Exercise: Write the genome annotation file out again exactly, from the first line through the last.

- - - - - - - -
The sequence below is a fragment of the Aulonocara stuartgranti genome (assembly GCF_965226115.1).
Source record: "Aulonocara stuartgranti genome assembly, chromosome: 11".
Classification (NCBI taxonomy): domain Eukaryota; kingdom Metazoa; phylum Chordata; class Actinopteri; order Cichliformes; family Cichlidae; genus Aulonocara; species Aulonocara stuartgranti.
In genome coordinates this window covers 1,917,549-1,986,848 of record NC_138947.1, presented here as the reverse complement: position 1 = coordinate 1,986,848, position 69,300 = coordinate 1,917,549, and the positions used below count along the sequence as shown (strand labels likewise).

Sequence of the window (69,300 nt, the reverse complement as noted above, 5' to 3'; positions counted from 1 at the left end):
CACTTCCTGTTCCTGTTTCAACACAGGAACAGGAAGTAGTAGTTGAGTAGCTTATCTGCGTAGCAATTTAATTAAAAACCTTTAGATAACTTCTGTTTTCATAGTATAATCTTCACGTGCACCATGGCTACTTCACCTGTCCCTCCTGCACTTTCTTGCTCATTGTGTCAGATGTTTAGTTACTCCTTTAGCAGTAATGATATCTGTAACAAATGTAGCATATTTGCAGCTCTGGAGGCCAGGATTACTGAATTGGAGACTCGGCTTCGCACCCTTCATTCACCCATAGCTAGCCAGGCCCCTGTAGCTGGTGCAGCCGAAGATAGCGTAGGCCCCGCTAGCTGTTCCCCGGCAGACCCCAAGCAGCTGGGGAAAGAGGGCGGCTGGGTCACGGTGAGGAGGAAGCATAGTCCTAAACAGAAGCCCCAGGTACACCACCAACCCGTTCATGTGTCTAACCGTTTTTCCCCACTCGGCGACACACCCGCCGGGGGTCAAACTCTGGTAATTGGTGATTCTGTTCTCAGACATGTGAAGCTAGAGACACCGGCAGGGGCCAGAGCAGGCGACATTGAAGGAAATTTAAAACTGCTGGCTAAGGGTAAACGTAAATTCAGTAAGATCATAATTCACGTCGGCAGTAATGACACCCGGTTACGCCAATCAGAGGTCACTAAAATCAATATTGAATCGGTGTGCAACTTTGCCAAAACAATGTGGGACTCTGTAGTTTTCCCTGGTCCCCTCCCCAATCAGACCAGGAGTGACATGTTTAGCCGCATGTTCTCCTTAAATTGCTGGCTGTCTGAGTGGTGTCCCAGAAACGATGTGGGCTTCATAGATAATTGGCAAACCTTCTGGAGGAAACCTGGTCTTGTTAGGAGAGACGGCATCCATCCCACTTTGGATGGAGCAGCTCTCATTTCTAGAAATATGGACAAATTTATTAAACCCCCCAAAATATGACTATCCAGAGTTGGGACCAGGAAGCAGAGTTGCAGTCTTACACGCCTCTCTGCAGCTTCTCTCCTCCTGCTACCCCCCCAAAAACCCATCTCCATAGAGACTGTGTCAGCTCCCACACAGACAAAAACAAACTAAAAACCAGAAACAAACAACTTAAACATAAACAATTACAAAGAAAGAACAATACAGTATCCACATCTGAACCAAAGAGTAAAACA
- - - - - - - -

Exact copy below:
The sequence below is a fragment of the Aulonocara stuartgranti genome (assembly GCF_965226115.1).
Source record: "Aulonocara stuartgranti genome assembly, chromosome: 11".
Classification (NCBI taxonomy): domain Eukaryota; kingdom Metazoa; phylum Chordata; class Actinopteri; order Cichliformes; family Cichlidae; genus Aulonocara; species Aulonocara stuartgranti.
In genome coordinates this window covers 1,917,549-1,986,848 of record NC_138947.1, presented here as the reverse complement: position 1 = coordinate 1,986,848, position 69,300 = coordinate 1,917,549, and the positions used below count along the sequence as shown (strand labels likewise).

Sequence of the window (69,300 nt, the reverse complement as noted above, 5' to 3'; positions counted from 1 at the left end):
CACTTCCTGTTCCTGTTTCAACACAGGAACAGGAAGTAGTAGTTGAGTAGCTTATCTGCGTAGCAATTTAATTAAAAACCTTTAGATAACTTCTGTTTTCATAGTATAATCTTCACGTGCACCATGGCTACTTCACCTGTCCCTCCTGCACTTTCTTGCTCATTGTGTCAGATGTTTAGTTACTCCTTTAGCAGTAATGATATCTGTAACAAATGTAGCATATTTGCAGCTCTGGAGGCCAGGATTACTGAATTGGAGACTCGGCTTCGCACCCTTCATTCACCCATAGCTAGCCAGGCCCCTGTAGCTGGTGCAGCCGAAGATAGCGTAGGCCCCGCTAGCTGTTCCCCGGCAGACCCCAAGCAGCTGGGGAAAGAGGGCGGCTGGGTCACGGTGAGGAGGAAGCATAGTCCTAAACAGAAGCCCCAGGTACACCACCAACCCGTTCATGTGTCTAACCGTTTTTCCCCACTCGGCGACACACCCGCCGGGGGTCAAACTCTGGTAATTGGTGATTCTGTTCTCAGACATGTGAAGCTAGAGACACCGGCAGGGGCCAGAGCAGGCGACATTGAAGGAAATTTAAAACTGCTGGCTAAGGGTAAACGTAAATTCAGTAAGATCATAATTCACGTCGGCAGTAATGACACCCGGTTACGCCAATCAGAGGTCACTAAAATCAATATTGAATCGGTGTGCAACTTTGCCAAAACAATGTGGGACTCTGTAGTTTTCCCTGGTCCCCTCCCCAATCAGACCAGGAGTGACATGTTTAGCCGCATGTTCTCCTTAAATTGCTGGCTGTCTGAGTGGTGTCCCAGAAACGATGTGGGCTTCATAGATAATTGGCAAACCTTCTGGAGGAAACCTGGTCTTGTTAGGAGAGACGGCATCCATCCCACTTTGGATGGAGCAGCTCTCATTTCTAGAAATATGGACAAATTTATTAAACCCCCCAAAATATGACTATCCAGAGTTGGGACCAGGAAGCAGAGTTGCAGTCTTACACGCCTCTCTGCAGCTTCTCTCCTCCTGCTACCCCCCCAAAAACCCATCTCCATAGAGACTGTGTCAGCTCCCACACAGACAAAAACAAACTAAAAACCAGAAACAAACAACTTAAACATAAACAATTACAAAGAAAGAACAATACAGTATCCACATCTGAACCAAAGAGTAAAACA